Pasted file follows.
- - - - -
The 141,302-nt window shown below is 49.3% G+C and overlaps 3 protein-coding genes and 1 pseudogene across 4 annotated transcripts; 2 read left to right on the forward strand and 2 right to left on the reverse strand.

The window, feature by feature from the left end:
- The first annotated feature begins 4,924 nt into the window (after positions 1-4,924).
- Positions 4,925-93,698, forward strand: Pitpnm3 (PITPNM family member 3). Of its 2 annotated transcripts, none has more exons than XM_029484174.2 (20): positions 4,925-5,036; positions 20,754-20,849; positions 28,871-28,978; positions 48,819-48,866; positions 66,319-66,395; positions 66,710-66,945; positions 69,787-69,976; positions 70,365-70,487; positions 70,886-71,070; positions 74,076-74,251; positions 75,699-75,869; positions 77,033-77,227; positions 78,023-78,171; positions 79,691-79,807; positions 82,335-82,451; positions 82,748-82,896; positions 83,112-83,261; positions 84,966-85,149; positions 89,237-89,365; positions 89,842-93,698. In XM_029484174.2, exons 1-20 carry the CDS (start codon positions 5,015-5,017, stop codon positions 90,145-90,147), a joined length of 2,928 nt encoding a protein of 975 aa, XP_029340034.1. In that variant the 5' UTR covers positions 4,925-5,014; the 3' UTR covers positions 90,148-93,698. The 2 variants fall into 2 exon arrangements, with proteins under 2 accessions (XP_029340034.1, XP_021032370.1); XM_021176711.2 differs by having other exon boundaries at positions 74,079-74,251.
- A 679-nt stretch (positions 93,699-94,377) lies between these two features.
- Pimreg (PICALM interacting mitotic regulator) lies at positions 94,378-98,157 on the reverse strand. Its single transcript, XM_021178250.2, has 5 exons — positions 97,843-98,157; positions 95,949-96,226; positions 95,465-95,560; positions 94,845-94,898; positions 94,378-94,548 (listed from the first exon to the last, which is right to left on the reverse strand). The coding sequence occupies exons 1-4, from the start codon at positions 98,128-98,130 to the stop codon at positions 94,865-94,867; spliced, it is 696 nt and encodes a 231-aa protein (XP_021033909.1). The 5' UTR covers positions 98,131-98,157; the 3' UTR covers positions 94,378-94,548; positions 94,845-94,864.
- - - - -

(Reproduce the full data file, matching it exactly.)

The 141,302-nt window shown below is 49.3% G+C and overlaps 3 protein-coding genes and 1 pseudogene across 4 annotated transcripts; 2 read left to right on the forward strand and 2 right to left on the reverse strand.

The window, feature by feature from the left end:
- The first annotated feature begins 4,924 nt into the window (after positions 1-4,924).
- Positions 4,925-93,698, forward strand: Pitpnm3 (PITPNM family member 3). Of its 2 annotated transcripts, none has more exons than XM_029484174.2 (20): positions 4,925-5,036; positions 20,754-20,849; positions 28,871-28,978; positions 48,819-48,866; positions 66,319-66,395; positions 66,710-66,945; positions 69,787-69,976; positions 70,365-70,487; positions 70,886-71,070; positions 74,076-74,251; positions 75,699-75,869; positions 77,033-77,227; positions 78,023-78,171; positions 79,691-79,807; positions 82,335-82,451; positions 82,748-82,896; positions 83,112-83,261; positions 84,966-85,149; positions 89,237-89,365; positions 89,842-93,698. In XM_029484174.2, exons 1-20 carry the CDS (start codon positions 5,015-5,017, stop codon positions 90,145-90,147), a joined length of 2,928 nt encoding a protein of 975 aa, XP_029340034.1. In that variant the 5' UTR covers positions 4,925-5,014; the 3' UTR covers positions 90,148-93,698. The 2 variants fall into 2 exon arrangements, with proteins under 2 accessions (XP_029340034.1, XP_021032370.1); XM_021176711.2 differs by having other exon boundaries at positions 74,079-74,251.
- A 679-nt stretch (positions 93,699-94,377) lies between these two features.
- Pimreg (PICALM interacting mitotic regulator) lies at positions 94,378-98,157 on the reverse strand. Its single transcript, XM_021178250.2, has 5 exons — positions 97,843-98,157; positions 95,949-96,226; positions 95,465-95,560; positions 94,845-94,898; positions 94,378-94,548 (listed from the first exon to the last, which is right to left on the reverse strand). The coding sequence occupies exons 1-4, from the start codon at positions 98,128-98,130 to the stop codon at positions 94,865-94,867; spliced, it is 696 nt and encodes a 231-aa protein (XP_021033909.1). The 5' UTR covers positions 98,131-98,157; the 3' UTR covers positions 94,378-94,548; positions 94,845-94,864.